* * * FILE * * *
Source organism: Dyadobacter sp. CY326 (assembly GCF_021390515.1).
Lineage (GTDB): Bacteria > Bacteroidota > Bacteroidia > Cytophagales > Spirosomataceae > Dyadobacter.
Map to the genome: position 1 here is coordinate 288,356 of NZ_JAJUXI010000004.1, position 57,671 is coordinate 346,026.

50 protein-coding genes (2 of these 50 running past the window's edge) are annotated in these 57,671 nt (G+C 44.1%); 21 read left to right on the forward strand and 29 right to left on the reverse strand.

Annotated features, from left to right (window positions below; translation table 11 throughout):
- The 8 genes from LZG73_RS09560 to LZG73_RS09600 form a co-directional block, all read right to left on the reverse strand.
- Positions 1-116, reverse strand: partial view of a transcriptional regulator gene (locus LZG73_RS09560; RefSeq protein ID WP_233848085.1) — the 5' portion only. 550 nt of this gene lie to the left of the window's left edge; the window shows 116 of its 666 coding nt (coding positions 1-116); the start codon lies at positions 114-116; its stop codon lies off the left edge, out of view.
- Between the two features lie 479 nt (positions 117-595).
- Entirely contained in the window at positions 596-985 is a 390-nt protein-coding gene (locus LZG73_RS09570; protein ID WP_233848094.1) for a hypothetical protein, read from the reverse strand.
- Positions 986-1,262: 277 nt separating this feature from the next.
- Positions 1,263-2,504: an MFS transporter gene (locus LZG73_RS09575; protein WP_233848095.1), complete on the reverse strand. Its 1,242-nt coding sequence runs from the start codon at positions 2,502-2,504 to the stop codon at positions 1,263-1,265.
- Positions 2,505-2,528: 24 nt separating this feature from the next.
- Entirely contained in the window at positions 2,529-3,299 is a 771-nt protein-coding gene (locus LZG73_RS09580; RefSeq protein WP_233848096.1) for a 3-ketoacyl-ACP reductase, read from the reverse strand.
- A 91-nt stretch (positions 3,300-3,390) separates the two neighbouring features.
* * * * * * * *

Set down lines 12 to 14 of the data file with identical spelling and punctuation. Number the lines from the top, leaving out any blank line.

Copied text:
- Positions 2,505-2,528: 24 nt separating this feature from the next.
- Entirely contained in the window at positions 2,529-3,299 is a 771-nt protein-coding gene (locus LZG73_RS09580; RefSeq protein WP_233848096.1) for a 3-ketoacyl-ACP reductase, read from the reverse strand.
- A 91-nt stretch (positions 3,300-3,390) separates the two neighbouring features.